Bath, designated a World Heritage site, is steeped in history back to the Celtic times. Its Roman period is well documented and their legacy remains today with outstanding buildings such as the Roman Baths.
During the Georgian period the city blossomed and the grand Crescents, Circus and many of its splendid Streets were built. It was granted city status by Royal Charter by Queen Elizabeth I in 1590. Bath has been and continues to be very heavily associated with the arts and in particular literature. The Crescent is very fortunate to have Number One as a Museum run by The Bath Preservation Trust and sharing what a Georgian House would have been like yesterday.
Roman Baths, Bath Abbey, Pulteney Bridge, The Royal Crescent, The Circus, Bath Street and Sally Lunn's museum to name but a few.
The city of Bath was founded in the 1st century AD by the Romans who used the natural hot springs as a thermal spa until leaving Britain in 407.
The Roman remains, especially the Temple of Sulis Minerva and the baths complex are amongst the most famous and important Roman remains north of the Alps and marked the beginning of Bath’s history as a spa town.
Bath became an important centre for the wool industry in the Middle Ages but in the 18th century under the reigns of George l, ll and III it developed into an elegant spa city, famed in literature and art.
The individual Georgian buildings reflect the profound influence of Palladio (1508-1580) and their collective scale, style and the organisation of the spaces between buildings epitomises the success of architects in transposing Palladio’s ideas to the scale of a complete city, situated in a hollow in the hills and built to a picturesque landscape aestheticism creating a strong garden city feel and making Bath into one of the most beautiful cities in Europe.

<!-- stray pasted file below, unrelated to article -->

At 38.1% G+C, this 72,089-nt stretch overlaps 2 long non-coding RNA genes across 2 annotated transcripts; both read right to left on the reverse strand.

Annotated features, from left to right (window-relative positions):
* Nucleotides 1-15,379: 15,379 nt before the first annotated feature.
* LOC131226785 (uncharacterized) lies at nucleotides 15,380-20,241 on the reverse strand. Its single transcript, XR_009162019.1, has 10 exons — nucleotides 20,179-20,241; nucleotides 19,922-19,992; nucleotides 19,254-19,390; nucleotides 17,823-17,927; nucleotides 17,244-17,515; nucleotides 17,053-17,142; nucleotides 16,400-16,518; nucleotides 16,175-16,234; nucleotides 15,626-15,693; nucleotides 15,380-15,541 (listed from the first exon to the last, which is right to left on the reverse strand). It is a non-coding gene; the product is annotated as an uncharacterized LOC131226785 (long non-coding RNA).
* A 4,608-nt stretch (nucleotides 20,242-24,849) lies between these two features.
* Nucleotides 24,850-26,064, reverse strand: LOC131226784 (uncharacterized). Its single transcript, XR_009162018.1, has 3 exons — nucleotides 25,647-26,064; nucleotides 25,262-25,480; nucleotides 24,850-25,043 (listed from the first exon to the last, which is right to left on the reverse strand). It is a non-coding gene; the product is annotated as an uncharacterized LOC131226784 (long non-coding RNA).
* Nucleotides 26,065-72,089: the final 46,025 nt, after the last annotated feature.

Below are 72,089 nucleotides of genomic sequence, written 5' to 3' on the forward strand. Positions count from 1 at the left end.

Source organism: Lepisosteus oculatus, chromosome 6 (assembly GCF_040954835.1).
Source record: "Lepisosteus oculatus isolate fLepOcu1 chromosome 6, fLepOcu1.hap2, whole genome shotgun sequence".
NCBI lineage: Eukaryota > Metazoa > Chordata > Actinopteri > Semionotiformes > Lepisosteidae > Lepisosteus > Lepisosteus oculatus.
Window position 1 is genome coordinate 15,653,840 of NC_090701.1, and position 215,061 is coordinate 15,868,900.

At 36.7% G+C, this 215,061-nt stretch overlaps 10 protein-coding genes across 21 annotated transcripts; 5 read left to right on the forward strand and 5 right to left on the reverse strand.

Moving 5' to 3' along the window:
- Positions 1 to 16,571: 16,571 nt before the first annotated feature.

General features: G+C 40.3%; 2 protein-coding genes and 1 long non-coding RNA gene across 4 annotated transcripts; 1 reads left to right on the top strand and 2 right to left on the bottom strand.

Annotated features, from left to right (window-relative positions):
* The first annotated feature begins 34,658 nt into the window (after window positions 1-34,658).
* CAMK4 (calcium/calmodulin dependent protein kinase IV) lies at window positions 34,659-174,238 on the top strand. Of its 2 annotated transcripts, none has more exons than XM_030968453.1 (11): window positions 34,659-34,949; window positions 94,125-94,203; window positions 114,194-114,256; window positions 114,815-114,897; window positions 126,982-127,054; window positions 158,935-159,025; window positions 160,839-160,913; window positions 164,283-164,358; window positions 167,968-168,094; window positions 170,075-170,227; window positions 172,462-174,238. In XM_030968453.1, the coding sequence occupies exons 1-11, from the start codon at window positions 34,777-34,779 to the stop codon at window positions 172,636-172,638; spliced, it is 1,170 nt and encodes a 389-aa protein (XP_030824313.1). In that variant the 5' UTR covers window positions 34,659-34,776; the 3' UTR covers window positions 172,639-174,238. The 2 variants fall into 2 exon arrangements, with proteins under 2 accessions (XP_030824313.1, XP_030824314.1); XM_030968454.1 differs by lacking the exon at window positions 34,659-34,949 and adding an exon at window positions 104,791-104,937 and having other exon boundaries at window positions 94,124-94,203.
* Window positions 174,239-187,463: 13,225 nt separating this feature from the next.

The Neo-classical style of the public buildings (such as the Assembly Rooms and the Pump Room) harmonises with the grandiose proportions of the monumental ensembles (such as Queen Square, Circus and Royal Crescent) and collectively reflects the ambitions, particularly social, of the spa city in the 18th century.
Your Southampton Cruise Tour Experience
Bath is within easy reach with Southampton Cruise Tours with a picturesque, up to, 2 hour route via Salisbury. An 8 hour 'Day' trip will allow a four hour visit, plenty of time, for exploring this beautiful city before returning to your cruise terminal.
Ideal on foot with numerous signposts to help you find all the attractions and maps to plan your day. All are within easy walking distance from the city centre and central car parks.
Parking in a central car park your Southampton Cruise Tour personal driver will accompany you on a short walk to the pedestrianised area and visitor attraction hub. Pick up a free tourist guide with map and information.
The Roman Baths is generally the first port of call, lasting about an hour. Followed by a scenic twenty minute walk alongside the River Avon and adjacent to the scenic weir before climbing stone steps back up to Pulteney Bridge and street level. Plenty of photo opportunities.
Walk back passed the Roman Baths and Abbey to the Royal Crescent observing the beautiful architecture of the city buildings.
There are plenty of lovely eating places from cafes to pub lunches.
As with most tours, your Southampton Cruise Tours personal driver can advice and accompany you or be nearby to suit your needs and allow you to make the most of your time in Bath.
Lacock Abbey & Village
On the journey to Bath consider the National Trust village of Lacock with it's cottages and inns dating back to the 15th century forming a breathtaking backdrop, much admired by film makers. From Pride and Prejudice toHarry Potter, Lacock has starred in many film classics.